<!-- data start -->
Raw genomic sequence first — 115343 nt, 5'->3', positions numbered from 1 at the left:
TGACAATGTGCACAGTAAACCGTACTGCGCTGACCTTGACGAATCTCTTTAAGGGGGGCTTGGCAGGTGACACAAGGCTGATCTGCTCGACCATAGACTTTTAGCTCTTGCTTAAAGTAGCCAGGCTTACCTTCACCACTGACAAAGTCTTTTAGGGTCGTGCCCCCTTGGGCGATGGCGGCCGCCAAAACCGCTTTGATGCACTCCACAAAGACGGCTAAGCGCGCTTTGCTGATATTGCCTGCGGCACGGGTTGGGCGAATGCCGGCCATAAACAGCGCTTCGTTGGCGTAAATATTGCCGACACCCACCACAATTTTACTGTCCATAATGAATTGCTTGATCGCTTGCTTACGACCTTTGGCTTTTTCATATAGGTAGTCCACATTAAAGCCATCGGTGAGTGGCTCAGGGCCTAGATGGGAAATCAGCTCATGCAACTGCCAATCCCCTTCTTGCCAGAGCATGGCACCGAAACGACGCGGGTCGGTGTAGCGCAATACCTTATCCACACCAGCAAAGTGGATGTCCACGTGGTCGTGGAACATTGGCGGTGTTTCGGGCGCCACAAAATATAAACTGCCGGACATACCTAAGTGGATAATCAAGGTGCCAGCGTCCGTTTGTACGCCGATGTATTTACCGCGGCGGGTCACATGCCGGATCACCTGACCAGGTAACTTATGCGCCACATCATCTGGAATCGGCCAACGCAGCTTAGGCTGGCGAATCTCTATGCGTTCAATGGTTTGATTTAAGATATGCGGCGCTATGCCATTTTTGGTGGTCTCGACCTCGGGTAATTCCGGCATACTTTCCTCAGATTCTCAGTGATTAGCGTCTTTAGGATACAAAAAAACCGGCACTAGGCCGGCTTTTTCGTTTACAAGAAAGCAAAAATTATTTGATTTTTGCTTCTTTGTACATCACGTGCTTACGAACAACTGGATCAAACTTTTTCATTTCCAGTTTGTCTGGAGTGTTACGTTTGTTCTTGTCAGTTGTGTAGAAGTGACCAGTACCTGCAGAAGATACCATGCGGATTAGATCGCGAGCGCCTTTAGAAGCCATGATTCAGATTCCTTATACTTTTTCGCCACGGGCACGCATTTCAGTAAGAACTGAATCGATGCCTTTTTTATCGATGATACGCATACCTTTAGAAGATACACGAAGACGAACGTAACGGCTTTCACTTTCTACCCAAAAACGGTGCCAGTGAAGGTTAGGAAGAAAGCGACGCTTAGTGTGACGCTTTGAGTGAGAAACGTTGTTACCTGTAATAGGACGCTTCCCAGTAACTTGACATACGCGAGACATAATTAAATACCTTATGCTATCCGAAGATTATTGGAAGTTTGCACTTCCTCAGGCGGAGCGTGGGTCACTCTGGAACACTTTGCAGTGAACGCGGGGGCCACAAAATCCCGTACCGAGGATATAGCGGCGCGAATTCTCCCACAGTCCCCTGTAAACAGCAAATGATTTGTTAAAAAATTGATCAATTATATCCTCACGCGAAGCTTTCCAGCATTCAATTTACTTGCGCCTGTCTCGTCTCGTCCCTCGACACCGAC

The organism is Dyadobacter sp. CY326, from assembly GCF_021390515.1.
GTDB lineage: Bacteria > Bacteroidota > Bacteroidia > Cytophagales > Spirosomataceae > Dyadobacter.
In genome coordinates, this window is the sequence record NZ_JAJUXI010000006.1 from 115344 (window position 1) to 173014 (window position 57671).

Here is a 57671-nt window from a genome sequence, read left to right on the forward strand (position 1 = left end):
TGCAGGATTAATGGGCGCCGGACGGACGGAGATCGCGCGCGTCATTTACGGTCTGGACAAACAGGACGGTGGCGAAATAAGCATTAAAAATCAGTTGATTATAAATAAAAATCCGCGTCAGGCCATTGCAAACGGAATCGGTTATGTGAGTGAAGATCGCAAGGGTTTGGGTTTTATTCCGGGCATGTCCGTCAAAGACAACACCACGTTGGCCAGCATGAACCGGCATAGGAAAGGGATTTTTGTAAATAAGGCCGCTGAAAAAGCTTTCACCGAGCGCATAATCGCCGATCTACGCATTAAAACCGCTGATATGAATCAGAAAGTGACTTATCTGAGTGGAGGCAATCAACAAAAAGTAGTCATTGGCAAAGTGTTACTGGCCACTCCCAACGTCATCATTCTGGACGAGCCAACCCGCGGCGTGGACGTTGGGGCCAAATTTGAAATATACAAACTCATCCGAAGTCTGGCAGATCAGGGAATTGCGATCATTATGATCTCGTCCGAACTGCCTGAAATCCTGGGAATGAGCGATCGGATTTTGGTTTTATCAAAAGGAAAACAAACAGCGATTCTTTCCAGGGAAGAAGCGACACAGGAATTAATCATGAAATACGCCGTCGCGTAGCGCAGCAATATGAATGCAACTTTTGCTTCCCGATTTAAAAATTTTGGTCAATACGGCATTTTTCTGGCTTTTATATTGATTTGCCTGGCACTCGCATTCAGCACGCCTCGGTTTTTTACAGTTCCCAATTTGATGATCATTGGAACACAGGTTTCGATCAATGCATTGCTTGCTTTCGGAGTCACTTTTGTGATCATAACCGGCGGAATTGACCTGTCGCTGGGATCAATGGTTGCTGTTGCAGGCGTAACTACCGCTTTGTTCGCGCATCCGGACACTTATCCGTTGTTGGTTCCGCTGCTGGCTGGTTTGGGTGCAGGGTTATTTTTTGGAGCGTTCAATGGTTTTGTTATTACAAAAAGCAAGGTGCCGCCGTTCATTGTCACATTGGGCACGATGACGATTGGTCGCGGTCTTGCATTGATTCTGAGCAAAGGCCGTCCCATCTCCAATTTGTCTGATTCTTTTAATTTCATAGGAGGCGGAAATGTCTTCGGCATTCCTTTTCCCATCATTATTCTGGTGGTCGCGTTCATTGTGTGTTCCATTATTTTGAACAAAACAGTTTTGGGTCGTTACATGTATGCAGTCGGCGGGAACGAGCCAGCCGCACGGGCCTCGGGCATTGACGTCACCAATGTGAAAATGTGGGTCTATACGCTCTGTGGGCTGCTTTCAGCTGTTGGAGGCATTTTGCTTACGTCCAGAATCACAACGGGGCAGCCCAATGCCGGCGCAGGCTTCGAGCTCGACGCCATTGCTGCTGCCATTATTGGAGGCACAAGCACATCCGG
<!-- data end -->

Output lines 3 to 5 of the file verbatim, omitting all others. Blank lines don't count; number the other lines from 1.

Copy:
The organism is Dyadobacter sp. CY326, from assembly GCF_021390515.1.
GTDB lineage: Bacteria > Bacteroidota > Bacteroidia > Cytophagales > Spirosomataceae > Dyadobacter.
In genome coordinates, this window is the sequence record NZ_JAJUXI010000006.1 from 115344 (window position 1) to 173014 (window position 57671).